��� As to the buildings themselves, the mess hall and the dormitory next door have been vandalized so extensively that simply walking into them is hazardous( though they provide great opportunities for photographic shots of the tower). The gymnasium and the bowling alley have rotted floors, and stepping on them is rather unnerving. All of the houses, are in worse shape than any of the other buildings( with the exception of perhaps the radar buildings) simply because vandalism has complimented decay so perfectly that anyone who has been inside them within the past two years will agree that they do not feel at all safe in them. Those which are in the most potentially dangerous condition, are the "pickled buildings" one of these is the notorious "Acid House" and the canteen, or bar room building. All of these structures have suffered to such an extent that the framework which still supports the houses, is almost ready to collapse upon itself, walking into these structures is very hazardous-simply from the very obvious danger of structural collapse.
��� The octagonal radar buildings are equally, if not more so dangerous to walk into, they are elevated about 3-4 feet off of the ground, and have metal plated floors which will almost certainly give way if any weight were to be put on them. The structures which have stood up to the rigors of Time better than the rest are the bunkers and the radar tower. These structures have concrete floors which are quite thick, and the walls are also of cement. The greatest hazards that they pose are the simple fact that they are entirely without power, or windows. The bunker itself is a long stretch of pitch black hallway which has some debris strewn about the floor, and the only way to access the hallway is to climb through a hole knocked in the concrete that was erected to keep people out. There are a series of rooms in the bunker, some of which have been set on fire by vandals and there is a connecting hallway to the lower level of the bunker where the cement slabs of the floor have been broken. If one does not bring a powerful lamp with them, going through the bunker will be very treacherous.
��� The radar tower
on the other hand has since been made slightly "brighter" courtesy of some
vandals who kicked out the outer doors on the third floor. The first floor
has a good deal of debris strewn about, some of which are the rack components
to the machinery in the upper floors. The second floor is completely black
and is nearly entirely empty with the exception of a battered desk in one
of the office rooms, and the dehumidifier system against the far wall.
All of the rack units which hold the decomposing remains of the radar equipment
are located on the third and fourth floors; this is also where the two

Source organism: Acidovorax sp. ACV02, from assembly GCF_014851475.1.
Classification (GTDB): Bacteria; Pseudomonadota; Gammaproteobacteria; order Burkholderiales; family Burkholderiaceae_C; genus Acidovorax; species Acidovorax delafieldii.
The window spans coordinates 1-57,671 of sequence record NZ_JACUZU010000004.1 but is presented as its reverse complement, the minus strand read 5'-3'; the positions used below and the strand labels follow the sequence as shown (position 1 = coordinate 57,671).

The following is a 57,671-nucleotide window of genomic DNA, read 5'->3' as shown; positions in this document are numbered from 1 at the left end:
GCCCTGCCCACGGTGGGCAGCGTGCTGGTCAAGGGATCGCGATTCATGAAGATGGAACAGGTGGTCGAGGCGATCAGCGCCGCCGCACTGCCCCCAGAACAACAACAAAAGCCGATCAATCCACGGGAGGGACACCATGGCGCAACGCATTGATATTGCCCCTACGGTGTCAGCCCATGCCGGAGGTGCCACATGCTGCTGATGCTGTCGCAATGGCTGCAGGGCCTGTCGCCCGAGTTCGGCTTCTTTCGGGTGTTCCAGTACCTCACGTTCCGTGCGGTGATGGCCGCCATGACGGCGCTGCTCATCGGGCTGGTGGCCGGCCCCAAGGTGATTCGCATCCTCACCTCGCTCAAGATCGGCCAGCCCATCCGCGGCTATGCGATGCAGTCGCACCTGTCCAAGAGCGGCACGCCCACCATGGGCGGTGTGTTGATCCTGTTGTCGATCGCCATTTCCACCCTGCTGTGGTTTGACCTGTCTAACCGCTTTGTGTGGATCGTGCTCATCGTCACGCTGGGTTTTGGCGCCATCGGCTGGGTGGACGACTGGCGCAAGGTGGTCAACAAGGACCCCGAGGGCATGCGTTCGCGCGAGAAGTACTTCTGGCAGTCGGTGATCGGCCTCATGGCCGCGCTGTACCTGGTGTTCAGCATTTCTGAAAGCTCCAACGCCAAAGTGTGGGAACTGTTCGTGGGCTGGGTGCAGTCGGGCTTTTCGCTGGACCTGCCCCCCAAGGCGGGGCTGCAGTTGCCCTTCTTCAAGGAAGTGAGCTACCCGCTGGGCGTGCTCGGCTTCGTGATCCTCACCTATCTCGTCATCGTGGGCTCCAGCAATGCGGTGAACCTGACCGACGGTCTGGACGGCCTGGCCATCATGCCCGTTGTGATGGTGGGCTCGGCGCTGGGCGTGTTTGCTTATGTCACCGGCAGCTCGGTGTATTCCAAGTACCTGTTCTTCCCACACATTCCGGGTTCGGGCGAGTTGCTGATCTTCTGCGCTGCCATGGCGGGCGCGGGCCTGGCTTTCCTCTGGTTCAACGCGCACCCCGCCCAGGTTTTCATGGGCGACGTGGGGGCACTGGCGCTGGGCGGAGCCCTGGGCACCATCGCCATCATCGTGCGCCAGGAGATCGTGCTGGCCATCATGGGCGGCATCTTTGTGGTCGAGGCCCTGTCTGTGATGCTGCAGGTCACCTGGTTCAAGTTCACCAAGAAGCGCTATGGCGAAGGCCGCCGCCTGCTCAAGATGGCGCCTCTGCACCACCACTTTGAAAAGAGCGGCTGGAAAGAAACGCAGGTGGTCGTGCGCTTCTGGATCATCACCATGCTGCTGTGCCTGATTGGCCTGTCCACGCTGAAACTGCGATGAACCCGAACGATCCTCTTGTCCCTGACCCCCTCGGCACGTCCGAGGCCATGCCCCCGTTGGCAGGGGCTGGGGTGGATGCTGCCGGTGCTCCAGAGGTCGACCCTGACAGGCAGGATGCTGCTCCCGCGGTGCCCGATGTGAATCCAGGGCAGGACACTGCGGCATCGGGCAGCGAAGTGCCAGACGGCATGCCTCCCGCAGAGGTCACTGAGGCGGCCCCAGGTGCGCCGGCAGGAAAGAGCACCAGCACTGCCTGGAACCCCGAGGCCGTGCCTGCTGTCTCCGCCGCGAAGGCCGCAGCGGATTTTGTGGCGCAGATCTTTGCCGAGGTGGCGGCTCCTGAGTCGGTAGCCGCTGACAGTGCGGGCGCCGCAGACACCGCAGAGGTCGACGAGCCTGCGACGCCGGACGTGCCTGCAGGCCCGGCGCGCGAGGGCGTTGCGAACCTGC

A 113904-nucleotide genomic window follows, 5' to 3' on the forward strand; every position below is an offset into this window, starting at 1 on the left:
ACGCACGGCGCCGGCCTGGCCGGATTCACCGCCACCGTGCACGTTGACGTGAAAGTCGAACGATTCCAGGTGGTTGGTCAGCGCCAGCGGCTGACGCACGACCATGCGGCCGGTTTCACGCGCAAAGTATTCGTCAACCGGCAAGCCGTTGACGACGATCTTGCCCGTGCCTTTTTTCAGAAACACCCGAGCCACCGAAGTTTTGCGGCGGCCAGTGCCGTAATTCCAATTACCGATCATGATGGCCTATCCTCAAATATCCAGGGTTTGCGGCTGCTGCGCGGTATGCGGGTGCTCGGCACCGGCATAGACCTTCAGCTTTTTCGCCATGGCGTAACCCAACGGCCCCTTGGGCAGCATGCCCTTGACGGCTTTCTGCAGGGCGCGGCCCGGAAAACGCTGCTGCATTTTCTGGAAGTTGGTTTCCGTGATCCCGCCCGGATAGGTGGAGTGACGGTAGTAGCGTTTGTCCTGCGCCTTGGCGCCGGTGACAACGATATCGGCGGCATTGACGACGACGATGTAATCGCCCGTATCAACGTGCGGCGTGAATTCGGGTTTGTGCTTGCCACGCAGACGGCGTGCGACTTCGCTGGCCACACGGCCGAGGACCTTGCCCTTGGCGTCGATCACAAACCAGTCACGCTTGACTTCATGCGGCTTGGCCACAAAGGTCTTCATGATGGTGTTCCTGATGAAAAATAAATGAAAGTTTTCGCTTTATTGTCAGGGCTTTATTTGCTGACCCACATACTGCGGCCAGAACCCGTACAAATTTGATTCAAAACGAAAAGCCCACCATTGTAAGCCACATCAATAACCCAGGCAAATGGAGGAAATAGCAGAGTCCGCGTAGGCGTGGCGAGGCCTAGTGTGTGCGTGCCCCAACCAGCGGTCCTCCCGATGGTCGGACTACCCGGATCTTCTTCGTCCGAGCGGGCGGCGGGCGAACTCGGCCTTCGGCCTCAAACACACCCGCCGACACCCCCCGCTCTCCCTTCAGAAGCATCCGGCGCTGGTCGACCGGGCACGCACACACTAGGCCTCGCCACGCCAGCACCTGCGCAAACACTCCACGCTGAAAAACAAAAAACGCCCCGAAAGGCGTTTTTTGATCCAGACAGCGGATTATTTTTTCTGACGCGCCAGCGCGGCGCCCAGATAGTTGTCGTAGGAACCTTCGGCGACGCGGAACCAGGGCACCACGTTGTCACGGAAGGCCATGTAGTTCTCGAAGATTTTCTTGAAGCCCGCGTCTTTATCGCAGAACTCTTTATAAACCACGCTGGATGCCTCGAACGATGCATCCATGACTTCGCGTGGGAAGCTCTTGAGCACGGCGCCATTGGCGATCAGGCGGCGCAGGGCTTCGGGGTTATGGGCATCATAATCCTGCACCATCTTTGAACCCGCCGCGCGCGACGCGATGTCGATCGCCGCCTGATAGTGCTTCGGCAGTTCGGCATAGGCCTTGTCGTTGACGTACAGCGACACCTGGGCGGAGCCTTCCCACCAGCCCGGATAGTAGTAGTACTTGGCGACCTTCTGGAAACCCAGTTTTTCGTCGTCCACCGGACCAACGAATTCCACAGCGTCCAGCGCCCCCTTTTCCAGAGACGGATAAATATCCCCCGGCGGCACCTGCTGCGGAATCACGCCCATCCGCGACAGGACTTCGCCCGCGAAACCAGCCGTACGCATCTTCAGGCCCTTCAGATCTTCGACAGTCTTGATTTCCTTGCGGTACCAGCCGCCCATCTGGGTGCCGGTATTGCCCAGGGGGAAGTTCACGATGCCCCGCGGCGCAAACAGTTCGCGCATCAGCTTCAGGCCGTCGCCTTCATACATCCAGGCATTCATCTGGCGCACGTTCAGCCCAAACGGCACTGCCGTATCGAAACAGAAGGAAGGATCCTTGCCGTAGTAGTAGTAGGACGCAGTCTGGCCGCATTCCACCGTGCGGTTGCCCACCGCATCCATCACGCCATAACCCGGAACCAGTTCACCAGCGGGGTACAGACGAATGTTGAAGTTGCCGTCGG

amplitrons are located. These floors are almost mirror images of one another.
Besides both being in disastrous shape, there are some holes in the floor,
which are not visible on the third floor, as easily as they are on the
fourth( light from the third floor shines through into the fourth.) The
fourth floor is also pitch black, and there is machinery thrown all over
the floor. These rack units are very heavy, each one weighs nearly fifty
pounds so tripping over them in the dark will doubtlessly result in serious
injury. The fifth floor is light due to the outer doors being opened, and
there are some large machine units on the northern wall which are similar
to those on the ground floor, but there are also mounds of bird droppings
all over the place. Evidently, pigeons have been roosting inside the tower
for many years now and have certainly left their mark. On the way to the
roof, there is a grated catwalk that leads to the pedestal of the radar
dish, you can walk out on this catwalk, but it is a ten foot drop to the
floor below and the grated floor itself is starting to rot. The roof of
the radar tower, from which a good deal of the surrounding area photos
were taken, does command one of the most magnificent views on all of Long
Island, but it is extremely windy up there and is not really too terribly
intelligent to wander close to the edges. Also, there are some who would
doubtlessly be tempted and I know two who have climbed up the radar dish
and out onto the walk of the emitter. This is extremely dangerous because
it is a fall from which certain death will result.
��� ** Note on the "Acid House"
��� The acid house is located directly across from the canteen building and is seen in the overview picture of the base on the page. The descriptive name for the building has an uncertain origin, but once inside it is quite easy to understand why it is commonly called such. All of the upper rooms of this building of which there are four, are done in a bizzaar decorative stylus. The first room is wall papered in a red and gold paisley pattern. The next room which is the largest, is done in vertical black and white stripes, and the room at the end has a leopard print wall paper. The room on the far side which is the last is painted in an aquamarine psychedelic style with a multitude of confetti colors. There have been a great many speculations as to what this house may have been used for ranging from drug experimentation, to local kids doing their own drug experimentation after the base's closure. It is simply one more of the mysteries of Montauk.